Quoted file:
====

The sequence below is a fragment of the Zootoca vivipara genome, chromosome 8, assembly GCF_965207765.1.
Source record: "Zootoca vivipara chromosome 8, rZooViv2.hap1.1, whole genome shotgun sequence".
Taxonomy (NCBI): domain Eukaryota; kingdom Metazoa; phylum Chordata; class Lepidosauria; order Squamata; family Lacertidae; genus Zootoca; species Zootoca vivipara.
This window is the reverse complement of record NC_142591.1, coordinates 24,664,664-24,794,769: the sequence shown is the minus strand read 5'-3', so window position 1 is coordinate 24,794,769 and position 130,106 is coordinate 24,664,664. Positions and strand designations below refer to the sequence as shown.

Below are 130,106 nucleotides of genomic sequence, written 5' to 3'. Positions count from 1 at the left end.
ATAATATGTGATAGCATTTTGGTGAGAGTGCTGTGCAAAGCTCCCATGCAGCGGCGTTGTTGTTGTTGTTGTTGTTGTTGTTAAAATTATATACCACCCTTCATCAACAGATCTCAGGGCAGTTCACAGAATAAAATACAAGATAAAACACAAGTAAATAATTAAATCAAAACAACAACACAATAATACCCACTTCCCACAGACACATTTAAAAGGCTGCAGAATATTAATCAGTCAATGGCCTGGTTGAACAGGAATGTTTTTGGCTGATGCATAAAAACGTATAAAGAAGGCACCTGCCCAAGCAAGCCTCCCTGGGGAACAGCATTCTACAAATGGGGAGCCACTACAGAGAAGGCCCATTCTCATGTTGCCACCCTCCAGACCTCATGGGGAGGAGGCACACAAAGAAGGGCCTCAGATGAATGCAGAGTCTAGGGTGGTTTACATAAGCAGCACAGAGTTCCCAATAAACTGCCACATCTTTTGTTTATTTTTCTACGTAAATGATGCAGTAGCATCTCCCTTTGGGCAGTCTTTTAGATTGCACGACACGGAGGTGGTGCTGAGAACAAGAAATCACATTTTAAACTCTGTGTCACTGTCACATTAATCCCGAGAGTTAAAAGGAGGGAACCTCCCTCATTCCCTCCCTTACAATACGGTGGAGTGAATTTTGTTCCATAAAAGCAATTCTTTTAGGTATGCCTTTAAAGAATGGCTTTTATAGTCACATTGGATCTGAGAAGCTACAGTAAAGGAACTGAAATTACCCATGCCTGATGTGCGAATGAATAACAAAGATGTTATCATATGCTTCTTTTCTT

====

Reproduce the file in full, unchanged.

The sequence below is a fragment of the Zootoca vivipara genome, chromosome 8, assembly GCF_965207765.1.
Source record: "Zootoca vivipara chromosome 8, rZooViv2.hap1.1, whole genome shotgun sequence".
Taxonomy (NCBI): domain Eukaryota; kingdom Metazoa; phylum Chordata; class Lepidosauria; order Squamata; family Lacertidae; genus Zootoca; species Zootoca vivipara.
This window is the reverse complement of record NC_142591.1, coordinates 24,664,664-24,794,769: the sequence shown is the minus strand read 5'-3', so window position 1 is coordinate 24,794,769 and position 130,106 is coordinate 24,664,664. Positions and strand designations below refer to the sequence as shown.

Below are 130,106 nucleotides of genomic sequence, written 5' to 3'. Positions count from 1 at the left end.
ATAATATGTGATAGCATTTTGGTGAGAGTGCTGTGCAAAGCTCCCATGCAGCGGCGTTGTTGTTGTTGTTGTTGTTGTTGTTAAAATTATATACCACCCTTCATCAACAGATCTCAGGGCAGTTCACAGAATAAAATACAAGATAAAACACAAGTAAATAATTAAATCAAAACAACAACACAATAATACCCACTTCCCACAGACACATTTAAAAGGCTGCAGAATATTAATCAGTCAATGGCCTGGTTGAACAGGAATGTTTTTGGCTGATGCATAAAAACGTATAAAGAAGGCACCTGCCCAAGCAAGCCTCCCTGGGGAACAGCATTCTACAAATGGGGAGCCACTACAGAGAAGGCCCATTCTCATGTTGCCACCCTCCAGACCTCATGGGGAGGAGGCACACAAAGAAGGGCCTCAGATGAATGCAGAGTCTAGGGTGGTTTACATAAGCAGCACAGAGTTCCCAATAAACTGCCACATCTTTTGTTTATTTTTCTACGTAAATGATGCAGTAGCATCTCCCTTTGGGCAGTCTTTTAGATTGCACGACACGGAGGTGGTGCTGAGAACAAGAAATCACATTTTAAACTCTGTGTCACTGTCACATTAATCCCGAGAGTTAAAAGGAGGGAACCTCCCTCATTCCCTCCCTTACAATACGGTGGAGTGAATTTTGTTCCATAAAAGCAATTCTTTTAGGTATGCCTTTAAAGAATGGCTTTTATAGTCACATTGGATCTGAGAAGCTACAGTAAAGGAACTGAAATTACCCATGCCTGATGTGCGAATGAATAACAAAGATGTTATCATATGCTTCTTTTCTT